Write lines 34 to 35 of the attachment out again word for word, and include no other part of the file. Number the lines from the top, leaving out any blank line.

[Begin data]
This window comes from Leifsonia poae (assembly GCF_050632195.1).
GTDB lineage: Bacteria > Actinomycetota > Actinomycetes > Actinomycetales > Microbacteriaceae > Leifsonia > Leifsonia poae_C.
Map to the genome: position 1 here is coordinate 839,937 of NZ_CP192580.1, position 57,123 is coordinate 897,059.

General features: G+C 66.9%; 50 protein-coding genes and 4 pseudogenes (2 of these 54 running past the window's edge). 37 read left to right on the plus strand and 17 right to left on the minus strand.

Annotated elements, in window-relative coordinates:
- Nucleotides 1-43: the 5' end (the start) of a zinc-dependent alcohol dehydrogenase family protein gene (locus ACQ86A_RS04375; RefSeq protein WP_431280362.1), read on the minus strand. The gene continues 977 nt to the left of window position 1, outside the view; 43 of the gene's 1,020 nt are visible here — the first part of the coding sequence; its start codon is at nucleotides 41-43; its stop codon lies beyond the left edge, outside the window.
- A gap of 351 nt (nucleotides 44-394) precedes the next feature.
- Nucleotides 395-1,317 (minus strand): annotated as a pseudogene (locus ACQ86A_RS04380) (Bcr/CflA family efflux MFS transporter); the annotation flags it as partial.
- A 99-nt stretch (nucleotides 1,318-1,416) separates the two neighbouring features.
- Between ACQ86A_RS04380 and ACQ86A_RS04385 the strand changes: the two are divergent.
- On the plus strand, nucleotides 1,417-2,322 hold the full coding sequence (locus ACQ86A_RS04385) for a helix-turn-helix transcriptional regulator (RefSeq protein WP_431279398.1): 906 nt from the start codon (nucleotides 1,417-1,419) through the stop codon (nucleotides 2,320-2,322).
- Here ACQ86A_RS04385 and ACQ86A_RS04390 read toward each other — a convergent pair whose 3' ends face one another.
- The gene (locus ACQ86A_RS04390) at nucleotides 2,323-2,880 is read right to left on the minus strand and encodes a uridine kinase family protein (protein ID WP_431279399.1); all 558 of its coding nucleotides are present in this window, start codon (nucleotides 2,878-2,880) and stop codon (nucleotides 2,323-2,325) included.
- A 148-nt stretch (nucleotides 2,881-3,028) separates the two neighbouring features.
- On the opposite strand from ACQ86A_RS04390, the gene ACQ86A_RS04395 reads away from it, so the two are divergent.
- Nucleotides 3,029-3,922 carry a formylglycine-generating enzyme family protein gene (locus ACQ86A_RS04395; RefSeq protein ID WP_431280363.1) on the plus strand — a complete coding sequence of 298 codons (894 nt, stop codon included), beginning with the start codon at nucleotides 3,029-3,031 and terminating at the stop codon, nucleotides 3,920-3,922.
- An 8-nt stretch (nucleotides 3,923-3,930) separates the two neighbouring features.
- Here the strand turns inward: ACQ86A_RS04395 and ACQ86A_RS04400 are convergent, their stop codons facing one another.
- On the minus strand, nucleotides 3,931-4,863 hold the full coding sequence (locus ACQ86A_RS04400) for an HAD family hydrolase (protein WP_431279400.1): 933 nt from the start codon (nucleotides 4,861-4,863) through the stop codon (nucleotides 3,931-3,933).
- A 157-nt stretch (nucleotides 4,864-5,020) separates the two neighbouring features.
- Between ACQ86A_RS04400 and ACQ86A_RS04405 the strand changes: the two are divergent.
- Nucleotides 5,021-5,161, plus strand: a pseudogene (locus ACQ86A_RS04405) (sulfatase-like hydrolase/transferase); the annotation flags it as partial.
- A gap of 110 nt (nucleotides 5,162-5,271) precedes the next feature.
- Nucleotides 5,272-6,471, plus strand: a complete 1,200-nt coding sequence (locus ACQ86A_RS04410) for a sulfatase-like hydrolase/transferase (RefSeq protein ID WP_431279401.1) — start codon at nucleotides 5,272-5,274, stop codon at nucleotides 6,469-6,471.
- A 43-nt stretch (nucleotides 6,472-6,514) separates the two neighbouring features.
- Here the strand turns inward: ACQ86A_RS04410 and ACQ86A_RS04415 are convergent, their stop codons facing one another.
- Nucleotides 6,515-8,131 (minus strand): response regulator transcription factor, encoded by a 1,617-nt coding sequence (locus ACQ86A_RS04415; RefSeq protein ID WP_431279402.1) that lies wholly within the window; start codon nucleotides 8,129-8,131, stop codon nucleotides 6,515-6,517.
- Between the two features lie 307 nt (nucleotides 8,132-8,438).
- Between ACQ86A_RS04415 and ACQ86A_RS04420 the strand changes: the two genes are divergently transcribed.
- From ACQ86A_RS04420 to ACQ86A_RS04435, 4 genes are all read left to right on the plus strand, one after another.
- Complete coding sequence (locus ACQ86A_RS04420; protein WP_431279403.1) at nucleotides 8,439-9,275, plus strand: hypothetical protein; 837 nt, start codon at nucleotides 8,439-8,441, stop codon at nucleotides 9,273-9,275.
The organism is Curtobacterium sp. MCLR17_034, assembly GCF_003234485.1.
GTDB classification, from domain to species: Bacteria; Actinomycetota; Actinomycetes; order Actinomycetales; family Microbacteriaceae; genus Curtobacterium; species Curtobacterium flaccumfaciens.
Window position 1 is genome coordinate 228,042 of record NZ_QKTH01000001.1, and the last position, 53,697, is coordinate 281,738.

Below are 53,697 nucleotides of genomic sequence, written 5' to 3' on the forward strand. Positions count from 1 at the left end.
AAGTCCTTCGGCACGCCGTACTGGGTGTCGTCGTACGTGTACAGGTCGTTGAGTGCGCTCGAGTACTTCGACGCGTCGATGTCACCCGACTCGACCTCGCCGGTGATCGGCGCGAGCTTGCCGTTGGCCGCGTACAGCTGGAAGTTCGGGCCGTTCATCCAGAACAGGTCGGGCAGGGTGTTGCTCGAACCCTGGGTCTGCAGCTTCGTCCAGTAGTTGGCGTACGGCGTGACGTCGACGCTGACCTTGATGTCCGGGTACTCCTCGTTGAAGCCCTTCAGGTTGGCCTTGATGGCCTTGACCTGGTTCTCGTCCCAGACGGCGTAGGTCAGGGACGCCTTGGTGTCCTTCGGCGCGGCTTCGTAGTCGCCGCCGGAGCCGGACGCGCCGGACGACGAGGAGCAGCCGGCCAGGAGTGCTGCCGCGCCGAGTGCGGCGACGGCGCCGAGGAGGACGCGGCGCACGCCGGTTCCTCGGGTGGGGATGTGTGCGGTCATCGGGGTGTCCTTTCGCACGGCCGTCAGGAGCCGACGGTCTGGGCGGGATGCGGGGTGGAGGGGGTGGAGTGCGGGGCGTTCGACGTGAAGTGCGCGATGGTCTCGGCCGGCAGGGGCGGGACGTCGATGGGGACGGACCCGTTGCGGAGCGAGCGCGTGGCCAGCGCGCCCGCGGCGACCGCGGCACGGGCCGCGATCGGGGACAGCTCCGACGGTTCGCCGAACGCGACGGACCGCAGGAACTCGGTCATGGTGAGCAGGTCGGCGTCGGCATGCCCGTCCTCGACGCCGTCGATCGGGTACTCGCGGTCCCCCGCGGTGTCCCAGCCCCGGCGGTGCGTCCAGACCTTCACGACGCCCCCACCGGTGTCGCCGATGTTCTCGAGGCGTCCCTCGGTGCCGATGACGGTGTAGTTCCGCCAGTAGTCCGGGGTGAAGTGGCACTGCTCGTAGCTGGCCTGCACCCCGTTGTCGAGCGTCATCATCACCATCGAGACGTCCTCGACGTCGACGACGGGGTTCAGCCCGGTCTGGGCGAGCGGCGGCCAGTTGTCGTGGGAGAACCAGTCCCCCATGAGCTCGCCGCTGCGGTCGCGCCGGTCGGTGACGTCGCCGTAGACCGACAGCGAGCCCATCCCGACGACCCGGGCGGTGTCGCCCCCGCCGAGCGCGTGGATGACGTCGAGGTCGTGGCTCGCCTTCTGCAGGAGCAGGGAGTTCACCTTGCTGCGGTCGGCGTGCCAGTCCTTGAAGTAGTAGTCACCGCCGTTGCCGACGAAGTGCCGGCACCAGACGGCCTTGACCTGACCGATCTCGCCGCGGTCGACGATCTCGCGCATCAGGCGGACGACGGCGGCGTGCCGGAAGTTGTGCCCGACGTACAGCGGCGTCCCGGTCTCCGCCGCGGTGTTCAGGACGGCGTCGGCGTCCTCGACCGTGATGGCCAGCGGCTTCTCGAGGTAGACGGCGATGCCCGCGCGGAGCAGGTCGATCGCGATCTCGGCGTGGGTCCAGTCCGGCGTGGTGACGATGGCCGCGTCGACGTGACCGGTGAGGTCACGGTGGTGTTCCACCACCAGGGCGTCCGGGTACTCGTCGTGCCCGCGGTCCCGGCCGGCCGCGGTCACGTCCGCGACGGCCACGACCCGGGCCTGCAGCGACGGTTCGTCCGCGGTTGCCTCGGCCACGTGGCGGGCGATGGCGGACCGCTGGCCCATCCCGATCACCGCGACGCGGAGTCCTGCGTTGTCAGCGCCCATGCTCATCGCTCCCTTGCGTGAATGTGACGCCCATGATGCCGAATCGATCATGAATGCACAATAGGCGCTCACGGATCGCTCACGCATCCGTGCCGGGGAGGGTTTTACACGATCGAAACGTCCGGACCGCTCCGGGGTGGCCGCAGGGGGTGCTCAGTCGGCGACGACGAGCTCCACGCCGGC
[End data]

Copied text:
Window position 1 is genome coordinate 228,042 of record NZ_QKTH01000001.1, and the last position, 53,697, is coordinate 281,738.

Below are 53,697 nucleotides of genomic sequence, written 5' to 3' on the forward strand. Positions count from 1 at the left end.